The Federal Aviation Administration also requires that commercial drone pilots have a license, which costs $150 and must be renewed every two years.

Airbnb for drone pilots

Where does the business come from? Some companies like Washington, D.C.-based Measure market themselves as drone service providers and hire full-time pilots on staff.

There’s also a growing list of companies that function as an “Uber for drone pilots.” Sites like DroneBase allow customers in need of aerial imagery to place an order for the images they want, and one of DroneBase’s contracted pilots will fly the drone and send them the images.

DroneBase’s customers include real-estate agents or developers who want aerial images of their properties and insurance companies that want aerial images to help process claims for cases such as roof damage. DroneBase’s packages range from $99 to $449 per job, and the contracted pilots get a cut.

“DroneBase jobs will kick out $70 for an inspection that takes me 15 minutes,” said Denver-based Dean. “I can do three of those in an hour.”

But most pilots say that DroneBase doesn’t generate enough business for them to work full-time as a contractor for the company. Most pilots say about 20% of their total business comes from DroneBase, while the other 80% comes from personal clients they’ve generated through networking, SEO or word-of-mouth.

Most of a drone pilot’s business is weather-contingent, which means extreme cold and wind can shut down business, while the aftermath of a storm could mean an influx of business. Dean specializes in using drones for post-storm damage inspections, which means he only gets that kind of rapid business in the wake of a storm.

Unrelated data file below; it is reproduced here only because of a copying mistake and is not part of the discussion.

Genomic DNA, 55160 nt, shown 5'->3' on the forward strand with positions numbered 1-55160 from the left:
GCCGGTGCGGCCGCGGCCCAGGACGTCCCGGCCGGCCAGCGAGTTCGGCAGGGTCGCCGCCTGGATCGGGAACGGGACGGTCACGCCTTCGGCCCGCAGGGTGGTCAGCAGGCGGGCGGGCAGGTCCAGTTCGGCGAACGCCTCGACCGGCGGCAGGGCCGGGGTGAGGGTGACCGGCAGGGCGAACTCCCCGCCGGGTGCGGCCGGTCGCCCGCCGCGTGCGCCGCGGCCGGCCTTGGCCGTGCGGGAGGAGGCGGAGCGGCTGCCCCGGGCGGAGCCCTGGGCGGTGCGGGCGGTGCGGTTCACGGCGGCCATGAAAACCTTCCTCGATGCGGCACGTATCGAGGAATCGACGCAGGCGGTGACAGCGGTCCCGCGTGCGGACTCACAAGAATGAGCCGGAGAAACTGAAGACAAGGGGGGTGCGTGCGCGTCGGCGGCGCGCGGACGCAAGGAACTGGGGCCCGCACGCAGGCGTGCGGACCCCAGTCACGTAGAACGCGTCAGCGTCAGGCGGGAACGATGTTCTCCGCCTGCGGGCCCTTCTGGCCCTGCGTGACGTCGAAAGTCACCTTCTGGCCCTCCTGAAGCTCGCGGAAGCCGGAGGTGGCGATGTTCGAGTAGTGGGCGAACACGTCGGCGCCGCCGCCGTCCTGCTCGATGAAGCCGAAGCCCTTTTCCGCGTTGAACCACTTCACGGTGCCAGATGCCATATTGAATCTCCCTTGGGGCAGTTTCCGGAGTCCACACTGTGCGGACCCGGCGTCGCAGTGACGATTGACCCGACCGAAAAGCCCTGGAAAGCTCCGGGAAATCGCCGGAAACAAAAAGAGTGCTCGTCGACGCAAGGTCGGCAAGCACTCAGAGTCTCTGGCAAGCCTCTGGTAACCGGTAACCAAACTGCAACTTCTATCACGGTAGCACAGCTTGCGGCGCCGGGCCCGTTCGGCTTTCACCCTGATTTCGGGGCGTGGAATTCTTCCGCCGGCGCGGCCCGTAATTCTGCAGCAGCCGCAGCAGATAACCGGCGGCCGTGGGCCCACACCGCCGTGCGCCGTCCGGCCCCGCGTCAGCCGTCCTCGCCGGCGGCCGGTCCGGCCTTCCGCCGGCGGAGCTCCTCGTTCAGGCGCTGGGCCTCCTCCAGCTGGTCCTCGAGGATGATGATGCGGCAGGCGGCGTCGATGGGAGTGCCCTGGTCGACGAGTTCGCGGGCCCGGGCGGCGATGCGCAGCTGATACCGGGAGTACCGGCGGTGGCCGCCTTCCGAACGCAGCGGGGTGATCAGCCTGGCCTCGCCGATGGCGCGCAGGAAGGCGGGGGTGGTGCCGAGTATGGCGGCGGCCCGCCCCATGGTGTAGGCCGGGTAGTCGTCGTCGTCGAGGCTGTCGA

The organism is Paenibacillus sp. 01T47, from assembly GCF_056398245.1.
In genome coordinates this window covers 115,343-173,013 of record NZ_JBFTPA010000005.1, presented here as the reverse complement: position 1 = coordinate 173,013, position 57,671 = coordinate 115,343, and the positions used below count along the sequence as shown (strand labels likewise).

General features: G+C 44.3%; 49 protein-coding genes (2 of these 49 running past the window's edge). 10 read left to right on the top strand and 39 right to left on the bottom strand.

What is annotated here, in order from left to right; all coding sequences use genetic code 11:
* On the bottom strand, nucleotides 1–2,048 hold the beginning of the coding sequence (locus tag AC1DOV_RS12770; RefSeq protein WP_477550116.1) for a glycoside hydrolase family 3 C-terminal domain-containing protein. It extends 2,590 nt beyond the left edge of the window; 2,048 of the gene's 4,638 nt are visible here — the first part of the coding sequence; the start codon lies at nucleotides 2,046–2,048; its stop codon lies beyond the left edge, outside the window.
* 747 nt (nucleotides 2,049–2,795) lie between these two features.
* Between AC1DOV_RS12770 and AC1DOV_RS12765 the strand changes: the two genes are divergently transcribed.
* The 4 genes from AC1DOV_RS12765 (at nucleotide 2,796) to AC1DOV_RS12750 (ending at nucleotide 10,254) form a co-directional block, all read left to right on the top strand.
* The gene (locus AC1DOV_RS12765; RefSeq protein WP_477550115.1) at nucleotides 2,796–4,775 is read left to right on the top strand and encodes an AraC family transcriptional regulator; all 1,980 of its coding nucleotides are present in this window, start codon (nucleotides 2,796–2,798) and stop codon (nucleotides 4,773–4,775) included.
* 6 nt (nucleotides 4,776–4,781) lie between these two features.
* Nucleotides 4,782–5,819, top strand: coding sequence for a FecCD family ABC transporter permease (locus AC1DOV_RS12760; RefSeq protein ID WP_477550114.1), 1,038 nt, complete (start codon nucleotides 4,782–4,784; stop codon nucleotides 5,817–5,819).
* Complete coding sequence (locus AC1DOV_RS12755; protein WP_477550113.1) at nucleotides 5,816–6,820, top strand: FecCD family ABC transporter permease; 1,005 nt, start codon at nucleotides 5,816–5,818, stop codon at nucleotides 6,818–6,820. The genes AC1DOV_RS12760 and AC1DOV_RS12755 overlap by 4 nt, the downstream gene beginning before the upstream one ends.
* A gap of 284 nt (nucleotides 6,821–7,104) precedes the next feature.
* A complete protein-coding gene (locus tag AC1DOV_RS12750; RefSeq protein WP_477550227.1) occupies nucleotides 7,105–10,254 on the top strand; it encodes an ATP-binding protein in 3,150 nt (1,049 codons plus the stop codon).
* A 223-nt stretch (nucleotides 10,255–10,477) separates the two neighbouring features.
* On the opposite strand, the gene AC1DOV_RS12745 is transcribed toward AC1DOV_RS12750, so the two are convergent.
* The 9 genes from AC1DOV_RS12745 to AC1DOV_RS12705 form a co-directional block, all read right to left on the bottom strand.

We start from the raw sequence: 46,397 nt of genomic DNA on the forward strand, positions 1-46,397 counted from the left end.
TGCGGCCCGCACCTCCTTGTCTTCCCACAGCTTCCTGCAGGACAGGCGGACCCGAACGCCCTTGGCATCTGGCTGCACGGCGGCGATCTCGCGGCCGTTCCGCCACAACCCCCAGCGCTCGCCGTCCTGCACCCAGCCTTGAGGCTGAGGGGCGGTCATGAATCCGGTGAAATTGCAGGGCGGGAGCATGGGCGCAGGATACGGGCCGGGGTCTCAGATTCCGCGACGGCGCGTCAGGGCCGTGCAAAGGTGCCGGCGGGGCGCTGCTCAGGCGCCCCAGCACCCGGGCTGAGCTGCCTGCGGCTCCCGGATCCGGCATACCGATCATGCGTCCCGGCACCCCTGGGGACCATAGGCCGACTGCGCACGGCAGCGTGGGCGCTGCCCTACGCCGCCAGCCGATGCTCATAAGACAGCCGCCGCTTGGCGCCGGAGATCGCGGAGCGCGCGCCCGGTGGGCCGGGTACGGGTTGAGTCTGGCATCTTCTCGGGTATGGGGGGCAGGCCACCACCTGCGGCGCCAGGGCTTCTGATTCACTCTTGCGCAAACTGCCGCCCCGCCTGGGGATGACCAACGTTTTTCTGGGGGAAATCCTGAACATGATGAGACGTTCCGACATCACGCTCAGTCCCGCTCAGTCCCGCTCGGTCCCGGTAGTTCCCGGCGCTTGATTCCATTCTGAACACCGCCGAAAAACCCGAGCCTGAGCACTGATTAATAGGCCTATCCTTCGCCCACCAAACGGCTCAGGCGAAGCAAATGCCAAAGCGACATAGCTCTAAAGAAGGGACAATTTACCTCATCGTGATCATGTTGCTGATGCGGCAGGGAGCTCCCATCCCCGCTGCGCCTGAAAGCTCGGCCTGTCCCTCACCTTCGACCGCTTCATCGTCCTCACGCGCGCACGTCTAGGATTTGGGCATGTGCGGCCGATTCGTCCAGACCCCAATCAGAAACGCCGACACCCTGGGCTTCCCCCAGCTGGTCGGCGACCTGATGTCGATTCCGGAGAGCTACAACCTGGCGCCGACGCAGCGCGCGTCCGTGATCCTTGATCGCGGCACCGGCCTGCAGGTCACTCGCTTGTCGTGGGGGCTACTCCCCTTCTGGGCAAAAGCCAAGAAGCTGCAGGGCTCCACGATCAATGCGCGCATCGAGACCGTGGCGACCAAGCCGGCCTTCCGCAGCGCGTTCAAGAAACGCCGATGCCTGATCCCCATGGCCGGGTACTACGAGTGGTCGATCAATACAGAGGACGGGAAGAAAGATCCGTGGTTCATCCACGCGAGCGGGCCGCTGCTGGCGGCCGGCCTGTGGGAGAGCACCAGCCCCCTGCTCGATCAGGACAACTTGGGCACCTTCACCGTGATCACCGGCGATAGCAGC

But storms present even more challenges for the pilot.

“A lot of folks think you make a fortune during hurricanes,” Cook said. “We were hit pretty good with the last hurricane in Florida, but you need power to recharge your drones, and you need to be able to commute to the job site. I had people request filming but I couldn’t get there because the roads were closed.”

Drone lessons as a side hustle

Another avenue for making money in drones? Airbnb. Since the vacation rental company launched its “Experiences” service in 2016, drone pilots have been offering drone lessons to Airbnb customers.

Airbnb Experiences is a concept where, instead of renting out their home, hosts offer up their services — whether it’s providing a cooking class, surf school — or yes, drone lessons. Airbnb takes a 20% cut of whatever the cost of the Airbnb Experience is, but hosts set their own price.

New York drone pilot Elena Buenrostro charges $100 for a one-hour drone lesson, so she makes $80 per student. In peak tourist season, she says she will average around 10 students a week. But like other drone piloting-jobs, it’s also weather-dependent. Few students want to book the activity when it’s cold, and she can’t teach if it’s snowing or raining.